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Aysgarth School
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Aysgarth School Bedale, North Yorkshire Visit
Aysgarth School
210 pupils, ages 3-13
Day and Boarding

Aysgarth School

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Our View on Aysgarth School

Sequestered in acres of North Yorkshire countryside, this traditional boys prep is an ideal environment for energetic boys who like to get stuck in, working hard but playing hard too. On our visit, we were struck by how happy, well-mannered and charming all the boys were, testament to the holistic education they’re receiving, with excellent pastoral care instilling values that will see them through life.

Aysgarth's pre-prep has been co-ed for over 30 years, but there's big change afoot: from September 2024, the school will become fully co-educational, admitting girls all the way through to Year 8. It's an exciting moment of transition for the school, and we're looking forward to this next chapter for Aysgarth.

Where is Aysgarth School?

Located at the foot of the Yorkshire Dales, Aysgarth is right in the heart of farming, shooting and fishing country. This is a rural prep – the nearest train stations are Northallerton (20 minutes) and Darlington (30 minutes), and with no shop or amenities in the local village, it does feel very out of the way. But that’s exactly what makes it a nirvana for children who thrive on good old-fashioned fun and fresh air. There is plenty of transport laid on by the school for boarders and day boys, and while most families live within a couple of hours of the school, there are pupils from far and wide, spanning the country from Scotland to Hampshire. Forces children and a smattering of overseas pupils also make up the numbers. There are always regular boarders from Spain and the new head is considering upping overseas pupils to around 10 (there are currently six).

Purpose-built in 1890, the main school building is handsome with airy classrooms and a stunning chapel. It presides over 50 acres of sports fields, bike routes, woodland and a gorgeous walled garden, all encircled by farmland with views of the Yorkshire Dales. Yes, it’s idyllic.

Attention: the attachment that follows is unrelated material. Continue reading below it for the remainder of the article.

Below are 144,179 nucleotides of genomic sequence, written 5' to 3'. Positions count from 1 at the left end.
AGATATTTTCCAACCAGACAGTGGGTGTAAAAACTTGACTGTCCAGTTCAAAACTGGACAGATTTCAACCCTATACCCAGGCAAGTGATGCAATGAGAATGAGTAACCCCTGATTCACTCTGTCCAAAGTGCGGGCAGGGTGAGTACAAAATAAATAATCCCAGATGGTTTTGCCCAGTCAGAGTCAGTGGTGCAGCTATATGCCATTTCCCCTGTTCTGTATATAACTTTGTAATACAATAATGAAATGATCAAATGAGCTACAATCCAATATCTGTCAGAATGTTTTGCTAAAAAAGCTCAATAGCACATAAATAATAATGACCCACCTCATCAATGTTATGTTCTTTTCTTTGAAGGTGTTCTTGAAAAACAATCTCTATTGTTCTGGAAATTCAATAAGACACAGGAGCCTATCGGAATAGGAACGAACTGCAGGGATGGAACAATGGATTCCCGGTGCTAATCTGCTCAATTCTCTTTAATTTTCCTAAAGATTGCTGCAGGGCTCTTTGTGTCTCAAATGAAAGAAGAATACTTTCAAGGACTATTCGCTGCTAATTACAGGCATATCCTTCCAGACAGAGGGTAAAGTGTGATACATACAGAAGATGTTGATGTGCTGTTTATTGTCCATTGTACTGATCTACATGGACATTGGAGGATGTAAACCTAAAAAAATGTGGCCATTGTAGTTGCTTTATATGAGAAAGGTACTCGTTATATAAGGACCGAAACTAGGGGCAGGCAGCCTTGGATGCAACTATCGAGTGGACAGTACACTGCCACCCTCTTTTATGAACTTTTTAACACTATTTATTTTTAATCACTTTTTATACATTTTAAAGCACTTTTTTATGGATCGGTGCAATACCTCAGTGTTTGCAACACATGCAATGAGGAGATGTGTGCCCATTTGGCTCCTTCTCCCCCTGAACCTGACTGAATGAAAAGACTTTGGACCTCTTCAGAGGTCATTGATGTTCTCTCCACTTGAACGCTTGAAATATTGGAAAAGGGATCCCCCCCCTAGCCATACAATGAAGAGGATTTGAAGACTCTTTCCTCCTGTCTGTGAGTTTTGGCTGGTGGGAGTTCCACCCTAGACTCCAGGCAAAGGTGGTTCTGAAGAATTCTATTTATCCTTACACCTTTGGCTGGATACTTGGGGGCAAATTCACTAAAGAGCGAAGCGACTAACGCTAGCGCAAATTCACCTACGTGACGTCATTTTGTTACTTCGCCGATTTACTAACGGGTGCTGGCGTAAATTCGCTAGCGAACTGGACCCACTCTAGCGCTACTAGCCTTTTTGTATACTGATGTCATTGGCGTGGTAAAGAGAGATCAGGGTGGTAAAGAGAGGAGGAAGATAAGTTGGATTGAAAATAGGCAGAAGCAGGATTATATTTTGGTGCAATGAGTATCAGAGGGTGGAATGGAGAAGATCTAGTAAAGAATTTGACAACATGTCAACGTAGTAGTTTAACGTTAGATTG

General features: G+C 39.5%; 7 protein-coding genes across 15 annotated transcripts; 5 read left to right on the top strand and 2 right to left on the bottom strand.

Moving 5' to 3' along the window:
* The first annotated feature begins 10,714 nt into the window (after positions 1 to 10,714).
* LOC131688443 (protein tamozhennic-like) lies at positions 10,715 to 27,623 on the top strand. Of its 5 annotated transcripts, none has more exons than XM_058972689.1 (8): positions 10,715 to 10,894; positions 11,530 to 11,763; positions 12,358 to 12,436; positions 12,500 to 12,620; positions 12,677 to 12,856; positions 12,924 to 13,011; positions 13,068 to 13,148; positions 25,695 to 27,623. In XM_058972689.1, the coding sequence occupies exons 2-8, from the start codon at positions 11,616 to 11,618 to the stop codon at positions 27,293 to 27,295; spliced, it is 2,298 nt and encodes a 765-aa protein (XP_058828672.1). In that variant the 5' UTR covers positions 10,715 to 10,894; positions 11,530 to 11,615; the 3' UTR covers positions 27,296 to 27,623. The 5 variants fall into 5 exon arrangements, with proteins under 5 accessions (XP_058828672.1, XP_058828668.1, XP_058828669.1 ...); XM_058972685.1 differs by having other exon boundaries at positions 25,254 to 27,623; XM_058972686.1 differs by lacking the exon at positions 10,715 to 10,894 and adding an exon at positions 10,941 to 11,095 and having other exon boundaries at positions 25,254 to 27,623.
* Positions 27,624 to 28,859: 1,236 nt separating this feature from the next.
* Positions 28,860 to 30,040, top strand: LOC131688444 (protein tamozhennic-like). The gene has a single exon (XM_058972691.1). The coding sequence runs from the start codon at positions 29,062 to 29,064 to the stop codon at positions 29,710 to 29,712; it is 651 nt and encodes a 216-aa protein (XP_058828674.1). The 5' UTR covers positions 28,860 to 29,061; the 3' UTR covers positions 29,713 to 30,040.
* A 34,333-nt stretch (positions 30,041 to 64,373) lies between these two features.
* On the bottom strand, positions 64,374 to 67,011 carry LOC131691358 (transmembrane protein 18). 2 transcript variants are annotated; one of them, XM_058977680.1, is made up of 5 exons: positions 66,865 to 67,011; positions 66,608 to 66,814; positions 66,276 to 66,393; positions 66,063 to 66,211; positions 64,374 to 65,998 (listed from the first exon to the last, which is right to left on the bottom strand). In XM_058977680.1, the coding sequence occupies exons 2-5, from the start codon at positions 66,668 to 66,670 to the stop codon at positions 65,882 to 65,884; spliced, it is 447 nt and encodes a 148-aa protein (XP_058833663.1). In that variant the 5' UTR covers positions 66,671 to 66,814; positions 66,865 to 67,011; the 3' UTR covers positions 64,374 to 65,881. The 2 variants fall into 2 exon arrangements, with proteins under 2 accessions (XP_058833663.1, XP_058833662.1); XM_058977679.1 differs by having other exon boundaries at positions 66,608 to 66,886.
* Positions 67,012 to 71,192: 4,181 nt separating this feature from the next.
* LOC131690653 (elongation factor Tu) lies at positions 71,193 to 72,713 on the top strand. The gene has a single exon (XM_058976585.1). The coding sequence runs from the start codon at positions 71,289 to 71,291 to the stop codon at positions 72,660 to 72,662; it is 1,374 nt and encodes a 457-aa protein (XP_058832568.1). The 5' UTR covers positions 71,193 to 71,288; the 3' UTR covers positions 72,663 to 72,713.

Headteacher at Aysgarth School

New head Jonathon Anderson has just taken up the role, arriving from Clayesmore Prep School where he was also head. His teaching background is maths – he studied economics at Exeter and is currently working towards a Masters in educational leadership and management. He tells us that he and his wife Hester have completely fallen in love with the school. Its ‘intangibles’, he says, makes it ‘very precious’ – the boys have ‘a certain grace and way of behaving’. He’s throwing a protective veil over Aysgarth’s unique nature but is keen for more people to get to know about it and not rule it out as being inaccessible. With London only a two-hour train journey away, it’s definitely a school that families in the south should have on their shortlists. Hester has already exceeded her role as headmaster’s wife, taking up a key pastoral position as house parent to the boys in Year 4 (called Form 1 here), one of whom is the Anderson’s son William (they also have a daughter Annabel who has stayed at Clayesmore). She’s also involved at the pre-prep, supporting phonics and taking assemblies there. She’s been a head herself, as head of the junior school at both Westbourne House and Swanbourne House, so they’re a real power team.

Admissions to Aysgarth School

Aysgarth is not academically selective; there is no entrance exam, although children do take an assessment test to establish both ability and potential. Places are offered to those whom staff feel will benefit most from the rounded education on offer. The main intake is at 8+ (at which point the school becomes boys only), although Aysgarth School will take children in other year groups if there’s space. This is a popular school, and our advice is to register as early as possible.

Academics and senior school destinations

Gentle streaming in English and maths kicks in when the boys start in Form 1, and there’s great one-on-one provision for anyone who might need extra support. Every boy has both an academic and a pastoral plan (pupils sit a STEER assessment twice a year, which is designed to pick up on any areas of pastoral difficulty so they can be addressed swiftly), and it is this sort of attention to detail that sets Aysgarth apart.

Classes are small, with a maximum of 16 boys per class (the average is 12), and the school provides each pupil with a laptop – they use Google Apps for Education. Everyone learns Latin, and academic subjects taught for CE are English, maths, science, French, Latin, history and geography. Religious education and wellbeing, music, art, craft and design technology, ICT, PE, drama and PSHCE also feature on the timetable but aren’t examined. A varied Enrichment Programme includes lunchtime lectures on a range of topics, which is great preparation for Year 6 assessments, Common Entrance and interviews.

With its remote location, Aysgarth doesn’t have an obvious exit route, but top-flight public schools, including Harrow, Uppingham and Eton, are common destinations. Scholarships are plentiful – this year pupils have won them to Shrewsbury, Rugby and Oundle, among others, for disciplines including academics, sport, drama and music.